Welcome to The Game Shelf!

After getting into the board game hobby at the end of 2014, we've decided to share our thoughts on the games we're collecting on our shelves. The collection has certainly expanded over the last few years and we've been making up for lost time!

Sometimes our opinions differ, so Amy will be posting reviews every Tuesday and Fi will post on Thursdays. We hope you enjoy reading some of our opinions on board games - especially those for two players.

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Thursday 31 December 2015

Thoughts from the Yellow Meeple:- Medieval Academy

Game: Medieval Academy

ManufacturerBlue Cocker Games

Designer: Nicolas Poncin


Medieval Academy is a 2-5 player drafting game. The appeal of this game for me was primarily how much I enjoy drafting mechanisms and of course the artwork, by Piero, definitely draws you in and gives the impression that this should be a lightweight, introductory drafting game. The key element that ensures the replayability is the reversible tiles of the modular board, however we have not played these and therefore this review is of the standard set-up.

In Medieval Academy, each of you is a knight-in-training who must pursue different tasks in order to graduate at the end of the game as the bravest knight. Each task is represented by one of the 7 tiles making up the board, these are; wooing the princess, fighting on horseback and fighting on foot, education, entertaining the king, fighting the dragon and giving to the poor. Points are awarded or deducted at different stages of the game depending on your standing against your opponents in each of these challenges. At the end of 6 round the player with the most points after all positives and negatives are taken into account is the winner and the bravest knight.

The game proceeds in 6 rounds. In a round, each players is dealt a hand of 5 cards and selects one before passing the remaining cards to their neighbour. This continues until all player have 5 cards. The cards represent different amounts of time spent pursuing each task, for example a 5 in fighting will allow you to move forward your marker 5 on one of the fighting tracks when you play it, thus higher numbers are more sought after and your particular strategy, or indeed an attempt to block the other players may dictate which kind of card you select.

The board set up, showing how the modular boards can be used to make a more complex game by flipping them.
Once all players have 5 cards they take it in turn to play one and move the correct marker forwards. Only 4 out of the 5 cards are played and the order you play them in can be very tactical, playing for the ‘solo’ tasks first, such as the king and holding back on the more directly competitive tasks until later in the round.
Four of the game boards score at the end of every round; the princess allows the players in first, second and third (in a 4+ game) place to move forward other markers of the board, the two fighting boards reward points for first, second and third (in a 4+ game) place and the education board deducts points from the players in last and second last place.  These competitions and the king board all reset at the end of round three.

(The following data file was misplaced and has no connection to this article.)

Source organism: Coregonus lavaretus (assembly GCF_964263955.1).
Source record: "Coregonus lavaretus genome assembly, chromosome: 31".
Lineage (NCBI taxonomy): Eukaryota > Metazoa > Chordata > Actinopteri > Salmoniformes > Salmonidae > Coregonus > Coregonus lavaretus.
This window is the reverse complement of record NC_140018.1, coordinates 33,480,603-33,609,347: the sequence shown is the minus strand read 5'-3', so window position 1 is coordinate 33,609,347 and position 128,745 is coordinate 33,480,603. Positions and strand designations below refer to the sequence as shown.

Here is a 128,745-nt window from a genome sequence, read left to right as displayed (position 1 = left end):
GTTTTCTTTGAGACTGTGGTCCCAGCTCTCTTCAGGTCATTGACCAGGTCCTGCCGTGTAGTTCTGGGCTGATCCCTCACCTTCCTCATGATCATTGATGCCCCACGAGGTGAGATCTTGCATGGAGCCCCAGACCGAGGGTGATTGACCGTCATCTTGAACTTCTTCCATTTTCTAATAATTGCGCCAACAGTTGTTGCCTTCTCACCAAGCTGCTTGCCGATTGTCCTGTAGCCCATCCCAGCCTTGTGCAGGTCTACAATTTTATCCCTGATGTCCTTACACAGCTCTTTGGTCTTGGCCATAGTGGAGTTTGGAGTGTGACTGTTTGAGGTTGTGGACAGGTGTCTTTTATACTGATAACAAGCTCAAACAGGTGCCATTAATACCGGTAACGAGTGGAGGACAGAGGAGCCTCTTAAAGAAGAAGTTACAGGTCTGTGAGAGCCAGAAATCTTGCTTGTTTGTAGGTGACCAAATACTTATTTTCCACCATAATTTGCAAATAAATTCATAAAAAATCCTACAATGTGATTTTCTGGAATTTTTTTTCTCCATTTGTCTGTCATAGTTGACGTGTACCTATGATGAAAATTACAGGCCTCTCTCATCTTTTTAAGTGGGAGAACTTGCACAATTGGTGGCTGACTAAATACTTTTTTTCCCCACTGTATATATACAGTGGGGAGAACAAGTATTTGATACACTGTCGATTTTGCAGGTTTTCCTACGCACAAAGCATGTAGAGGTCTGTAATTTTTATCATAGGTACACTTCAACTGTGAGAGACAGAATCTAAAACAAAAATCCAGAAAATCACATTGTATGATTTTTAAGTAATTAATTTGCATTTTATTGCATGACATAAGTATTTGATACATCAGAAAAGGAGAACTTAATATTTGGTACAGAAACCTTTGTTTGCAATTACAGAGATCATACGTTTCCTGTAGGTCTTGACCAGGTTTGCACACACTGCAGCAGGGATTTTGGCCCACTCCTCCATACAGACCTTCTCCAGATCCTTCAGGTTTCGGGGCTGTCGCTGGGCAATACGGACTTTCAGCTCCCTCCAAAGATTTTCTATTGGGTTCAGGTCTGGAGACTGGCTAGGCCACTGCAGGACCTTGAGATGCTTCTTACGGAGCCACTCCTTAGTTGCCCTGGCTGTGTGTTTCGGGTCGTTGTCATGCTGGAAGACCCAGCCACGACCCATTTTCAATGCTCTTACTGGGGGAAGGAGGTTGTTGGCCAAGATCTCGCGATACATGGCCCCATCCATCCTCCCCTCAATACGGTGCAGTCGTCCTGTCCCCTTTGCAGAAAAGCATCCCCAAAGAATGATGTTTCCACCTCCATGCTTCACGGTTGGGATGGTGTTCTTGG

Other boards are more long terms goals; the king rewards points at the end of round 3 for players who have travelled either half or the whole way around the board, the dragon is a 6-round fighting competition, awarding large numbers of points for the first, second and third (in a 4+ game) place at the end of the game and giving to the poor deducts high numbers of points at the end of the game from the players in last and second last place.

"Charity" is rewarded only at the end of round six. The player in last place receives "-10" points and the player in second last receives "-5" points. Here the blue player is on their second time round the board, represented by two counters on top of each other.
The game can play really quickly across the player count, so long as no-one gets distracted during the draft or over analyses things. There are also plenty of tactical decisions which keep me interested when playing, although I am keen to try the move complex game boards which appear add a higher skill level to the game by rewarding more precise movement of your token around the tracks. Like most drafting games, this one does suffer with just two players, needing a dummy player to make it work, however the upkeep of the dummy player is not too fiddly and can add another tactical element to the game. Most of the time I’d still rather play a drafting game designed for two, such as Tides of Time, but for a slightly meatier game, I still think Medieval Academy is a good choice for two.

The endearing theme and simple mechanics make this a great choice as a family weight game or a gateway game. I think I could probably teach Medieval Academy to my non-gamer parents and have success. It remains to be seen if the more complex boards keep us hooked on the game or if the advanced two-player variant can make it see more table time for just the two of us. For now we’re having fun introducing this one to new players and I love the artwork and theme so the Yellow Meeple gives Medieval Academy a 7.5/10.


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